Finally, despite the U.S. Federal Reserve’s (“the Fed”) history of showing up empty handed and late to the party, the Fed now seems willing to not only do more than previously thought, but also much faster when faced with a crisis. The probability for an accommodative Fed and easy money for a long time are extremely high. Current health crisis notwithstanding, the $5 trillion on the U.S. Federal Reserve’s balance sheet and their ability and willingness to keep short-term rates low is not something to bet against. Simply stated, don’t fight the Fed.

So, what is the likelihood of the Fed changing course and is there an opportunity? Our work suggests there isn’t a high probability of the Fed changing course any time soon. They have commented that rates will be low for as long as it takes to get the economy back on track. They have also shifted from a fixed to an average inflation target, which suggests that inflation could run hot before any action would be taken. Once the U.S. and other countries get a handle on the health related crises over the next 12 to 18 months, and all this liquidity starts to penetrate and get absorbed into the global marketplace, we could see both inflation and business investment making equities very attractive.

In conclusion, there is no replacement for experience. As the saying goes “history doesn’t repeat itself, but it does rhyme.” This is as true today as it ever was. Obviously, the market has inherent risks and there are certainly still many unknowns when it comes to this current crisis. However, the key to investing is simply trying to stack the odds in your favor.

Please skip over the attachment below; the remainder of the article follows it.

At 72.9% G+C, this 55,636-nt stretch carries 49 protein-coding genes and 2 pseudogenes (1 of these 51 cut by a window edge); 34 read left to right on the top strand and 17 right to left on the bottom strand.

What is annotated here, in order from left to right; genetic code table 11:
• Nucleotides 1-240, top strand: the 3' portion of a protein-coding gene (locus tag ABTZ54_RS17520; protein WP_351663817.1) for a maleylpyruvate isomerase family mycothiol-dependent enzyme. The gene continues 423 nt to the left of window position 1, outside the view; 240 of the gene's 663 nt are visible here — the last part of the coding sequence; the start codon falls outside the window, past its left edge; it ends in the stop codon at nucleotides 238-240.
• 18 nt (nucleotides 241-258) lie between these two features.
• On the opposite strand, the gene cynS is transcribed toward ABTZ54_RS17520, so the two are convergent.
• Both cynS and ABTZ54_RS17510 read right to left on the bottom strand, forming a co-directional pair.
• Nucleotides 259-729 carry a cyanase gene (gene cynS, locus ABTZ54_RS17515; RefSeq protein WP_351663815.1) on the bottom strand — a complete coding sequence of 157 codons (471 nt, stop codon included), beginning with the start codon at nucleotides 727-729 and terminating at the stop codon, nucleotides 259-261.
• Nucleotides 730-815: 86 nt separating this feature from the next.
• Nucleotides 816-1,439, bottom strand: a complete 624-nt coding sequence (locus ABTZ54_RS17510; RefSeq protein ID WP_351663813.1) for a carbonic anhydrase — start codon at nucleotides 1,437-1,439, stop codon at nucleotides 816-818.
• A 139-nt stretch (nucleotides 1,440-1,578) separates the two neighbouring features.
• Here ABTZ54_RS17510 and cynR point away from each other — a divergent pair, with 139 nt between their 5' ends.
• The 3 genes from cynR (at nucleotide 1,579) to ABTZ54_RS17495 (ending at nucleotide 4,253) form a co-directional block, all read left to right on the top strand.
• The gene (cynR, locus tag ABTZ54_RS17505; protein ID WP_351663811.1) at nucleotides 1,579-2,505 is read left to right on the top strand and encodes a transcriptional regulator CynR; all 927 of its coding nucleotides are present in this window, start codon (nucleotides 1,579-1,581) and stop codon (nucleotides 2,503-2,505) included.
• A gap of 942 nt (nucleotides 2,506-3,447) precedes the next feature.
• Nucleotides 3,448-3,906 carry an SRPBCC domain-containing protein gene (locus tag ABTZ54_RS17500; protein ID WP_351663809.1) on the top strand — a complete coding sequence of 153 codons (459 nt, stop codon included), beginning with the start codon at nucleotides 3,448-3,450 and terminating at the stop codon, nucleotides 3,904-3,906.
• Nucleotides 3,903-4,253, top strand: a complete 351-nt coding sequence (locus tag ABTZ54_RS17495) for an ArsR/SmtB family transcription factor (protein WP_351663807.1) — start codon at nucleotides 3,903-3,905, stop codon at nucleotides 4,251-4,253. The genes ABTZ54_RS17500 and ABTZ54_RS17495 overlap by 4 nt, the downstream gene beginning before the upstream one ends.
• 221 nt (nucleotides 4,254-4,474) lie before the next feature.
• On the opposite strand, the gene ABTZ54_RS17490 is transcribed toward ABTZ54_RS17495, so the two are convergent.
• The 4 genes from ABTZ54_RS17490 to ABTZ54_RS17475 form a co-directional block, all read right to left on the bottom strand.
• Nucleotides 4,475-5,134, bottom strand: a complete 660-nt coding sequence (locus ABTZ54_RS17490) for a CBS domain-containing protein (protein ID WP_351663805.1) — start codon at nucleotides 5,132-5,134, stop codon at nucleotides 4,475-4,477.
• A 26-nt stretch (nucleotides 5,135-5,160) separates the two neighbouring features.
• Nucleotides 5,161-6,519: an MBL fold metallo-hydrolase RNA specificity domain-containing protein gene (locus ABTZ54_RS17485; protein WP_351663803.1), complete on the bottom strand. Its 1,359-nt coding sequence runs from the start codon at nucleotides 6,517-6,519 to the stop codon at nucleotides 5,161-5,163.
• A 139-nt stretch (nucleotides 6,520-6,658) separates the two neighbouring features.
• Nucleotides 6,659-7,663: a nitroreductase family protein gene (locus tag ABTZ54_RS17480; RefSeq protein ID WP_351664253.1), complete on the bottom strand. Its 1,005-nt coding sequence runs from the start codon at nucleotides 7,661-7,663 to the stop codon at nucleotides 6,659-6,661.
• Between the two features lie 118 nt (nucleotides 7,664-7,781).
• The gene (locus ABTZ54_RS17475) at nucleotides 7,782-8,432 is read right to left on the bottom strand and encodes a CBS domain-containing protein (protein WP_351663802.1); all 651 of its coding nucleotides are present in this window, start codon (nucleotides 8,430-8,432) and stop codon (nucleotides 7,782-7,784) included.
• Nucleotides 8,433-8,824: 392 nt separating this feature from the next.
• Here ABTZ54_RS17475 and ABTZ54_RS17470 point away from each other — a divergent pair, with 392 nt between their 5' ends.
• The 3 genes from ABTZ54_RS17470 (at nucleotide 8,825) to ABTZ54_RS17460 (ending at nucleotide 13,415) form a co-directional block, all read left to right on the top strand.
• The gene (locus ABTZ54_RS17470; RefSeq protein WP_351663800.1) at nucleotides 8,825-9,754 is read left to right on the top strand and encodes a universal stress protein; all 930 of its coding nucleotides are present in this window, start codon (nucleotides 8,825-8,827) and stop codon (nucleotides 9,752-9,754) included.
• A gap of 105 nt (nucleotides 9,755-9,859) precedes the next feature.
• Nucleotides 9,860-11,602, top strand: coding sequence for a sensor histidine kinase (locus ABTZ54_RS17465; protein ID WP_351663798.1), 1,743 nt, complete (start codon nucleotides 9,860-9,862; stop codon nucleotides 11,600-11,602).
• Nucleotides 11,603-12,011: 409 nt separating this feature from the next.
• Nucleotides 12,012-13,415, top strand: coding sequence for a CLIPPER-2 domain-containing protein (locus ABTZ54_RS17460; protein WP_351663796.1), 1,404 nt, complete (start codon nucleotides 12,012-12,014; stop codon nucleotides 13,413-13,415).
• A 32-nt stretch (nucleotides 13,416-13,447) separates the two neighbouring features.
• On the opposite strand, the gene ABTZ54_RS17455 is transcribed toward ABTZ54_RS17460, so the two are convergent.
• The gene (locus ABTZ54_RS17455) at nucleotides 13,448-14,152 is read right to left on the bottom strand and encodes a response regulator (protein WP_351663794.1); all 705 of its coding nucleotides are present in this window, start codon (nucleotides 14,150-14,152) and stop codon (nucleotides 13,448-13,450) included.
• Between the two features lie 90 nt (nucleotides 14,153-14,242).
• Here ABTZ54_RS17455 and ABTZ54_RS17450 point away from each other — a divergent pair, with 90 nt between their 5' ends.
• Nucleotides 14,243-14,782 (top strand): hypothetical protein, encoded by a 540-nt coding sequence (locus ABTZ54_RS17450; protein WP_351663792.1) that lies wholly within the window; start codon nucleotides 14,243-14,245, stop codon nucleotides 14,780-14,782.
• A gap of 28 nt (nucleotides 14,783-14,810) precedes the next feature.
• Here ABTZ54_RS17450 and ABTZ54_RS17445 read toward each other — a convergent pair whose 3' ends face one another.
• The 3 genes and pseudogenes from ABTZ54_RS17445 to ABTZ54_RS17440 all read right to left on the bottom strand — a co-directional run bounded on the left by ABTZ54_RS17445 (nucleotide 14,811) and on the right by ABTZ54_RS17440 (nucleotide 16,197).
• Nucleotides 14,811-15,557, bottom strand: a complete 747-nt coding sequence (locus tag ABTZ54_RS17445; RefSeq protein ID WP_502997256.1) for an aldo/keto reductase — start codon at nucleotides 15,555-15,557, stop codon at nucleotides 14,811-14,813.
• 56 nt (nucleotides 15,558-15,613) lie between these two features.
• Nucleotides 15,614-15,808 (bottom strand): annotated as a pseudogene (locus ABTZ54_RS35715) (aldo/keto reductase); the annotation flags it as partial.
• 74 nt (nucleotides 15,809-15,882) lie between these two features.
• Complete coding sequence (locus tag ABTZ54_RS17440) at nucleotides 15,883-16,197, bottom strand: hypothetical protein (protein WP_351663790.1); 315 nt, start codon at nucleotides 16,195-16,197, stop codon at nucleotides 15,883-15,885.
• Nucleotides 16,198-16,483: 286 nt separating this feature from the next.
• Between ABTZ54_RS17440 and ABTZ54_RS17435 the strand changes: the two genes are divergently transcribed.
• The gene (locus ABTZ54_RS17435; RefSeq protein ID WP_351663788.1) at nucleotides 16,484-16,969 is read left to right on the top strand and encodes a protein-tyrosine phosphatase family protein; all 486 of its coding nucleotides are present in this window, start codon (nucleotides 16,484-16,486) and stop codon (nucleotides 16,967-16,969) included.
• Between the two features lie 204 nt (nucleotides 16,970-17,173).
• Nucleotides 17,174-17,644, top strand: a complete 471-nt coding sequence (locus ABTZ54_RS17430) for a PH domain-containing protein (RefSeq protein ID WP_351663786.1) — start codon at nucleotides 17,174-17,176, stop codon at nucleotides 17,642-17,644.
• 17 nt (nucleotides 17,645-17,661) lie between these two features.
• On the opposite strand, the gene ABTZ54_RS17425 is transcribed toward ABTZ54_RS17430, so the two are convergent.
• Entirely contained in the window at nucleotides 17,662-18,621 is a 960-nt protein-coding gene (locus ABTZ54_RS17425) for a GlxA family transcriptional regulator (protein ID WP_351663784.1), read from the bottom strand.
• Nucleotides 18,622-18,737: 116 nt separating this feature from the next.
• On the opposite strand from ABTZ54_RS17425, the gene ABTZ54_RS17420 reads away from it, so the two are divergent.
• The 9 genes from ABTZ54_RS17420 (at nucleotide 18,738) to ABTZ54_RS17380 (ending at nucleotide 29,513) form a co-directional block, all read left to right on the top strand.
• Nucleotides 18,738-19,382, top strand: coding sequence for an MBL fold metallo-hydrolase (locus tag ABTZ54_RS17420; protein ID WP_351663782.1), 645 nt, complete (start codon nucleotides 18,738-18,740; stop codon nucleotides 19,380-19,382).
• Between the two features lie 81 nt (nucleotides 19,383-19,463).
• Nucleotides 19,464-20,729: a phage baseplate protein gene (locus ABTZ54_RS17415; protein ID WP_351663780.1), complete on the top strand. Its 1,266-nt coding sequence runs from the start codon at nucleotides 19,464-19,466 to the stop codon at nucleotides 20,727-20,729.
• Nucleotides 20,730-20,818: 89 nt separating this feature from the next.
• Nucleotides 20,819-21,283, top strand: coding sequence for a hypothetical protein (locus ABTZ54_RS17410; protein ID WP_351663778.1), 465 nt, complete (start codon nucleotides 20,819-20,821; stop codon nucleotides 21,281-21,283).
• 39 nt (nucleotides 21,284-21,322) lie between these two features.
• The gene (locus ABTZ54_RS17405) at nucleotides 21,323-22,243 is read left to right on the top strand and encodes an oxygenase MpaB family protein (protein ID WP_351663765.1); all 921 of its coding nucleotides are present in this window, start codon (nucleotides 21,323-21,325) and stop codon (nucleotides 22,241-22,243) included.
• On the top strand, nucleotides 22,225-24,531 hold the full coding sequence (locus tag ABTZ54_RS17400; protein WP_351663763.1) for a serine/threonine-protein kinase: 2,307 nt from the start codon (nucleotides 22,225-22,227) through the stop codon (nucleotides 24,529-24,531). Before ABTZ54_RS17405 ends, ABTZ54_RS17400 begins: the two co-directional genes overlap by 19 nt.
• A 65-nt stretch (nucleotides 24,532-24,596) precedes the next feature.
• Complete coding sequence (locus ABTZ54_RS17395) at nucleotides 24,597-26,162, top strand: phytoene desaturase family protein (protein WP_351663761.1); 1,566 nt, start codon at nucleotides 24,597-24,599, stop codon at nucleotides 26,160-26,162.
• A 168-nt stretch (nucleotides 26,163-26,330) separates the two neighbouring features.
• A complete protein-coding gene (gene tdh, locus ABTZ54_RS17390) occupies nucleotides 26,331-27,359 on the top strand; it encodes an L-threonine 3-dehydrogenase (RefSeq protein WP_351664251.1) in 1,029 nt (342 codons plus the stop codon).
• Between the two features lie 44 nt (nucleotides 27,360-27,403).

Any forecasts, figures, opinions or investment techniques and strategies explained are Stringer Asset Management, LLC’s as of the date of publication. They are considered to be accurate at the time of writing, but no warranty of accuracy is given and no liability in respect to error or omission is accepted. They are subject to change without reference or notification. The views contained herein are not to be taken as advice or a recommendation to buy or sell any investment and the material should not be relied upon as containing sufficient information to support an investment decision. It should be noted that the value of investments and the income from them may fluctuate in accordance with market conditions and taxation agreements and investors may not get back the full amount invested.

Past performance and yield may not be a reliable guide to future performance. Current performance may be higher or lower than the performance quoted.

The securities identified and described may not represent all of the securities purchased, sold or recommended for client accounts. The reader should not assume that an investment in the securities identified was or will be profitable.

Data is provided by various sources and prepared by Stringer Asset Management, LLC and has not been verified or audited by an independent accountant.

Index Definitions:

S&P 500 Index – This Index is a capitalization-weighted index of 500 stocks. The Index is designed to measure performance of a broad domestic economy through changes in the aggregate market value of 500 stocks representing all major industries.

S&P 500 Financials Index This Index is capitalization-weighted and is designed to measure the financial sector of the S&P 500 Index.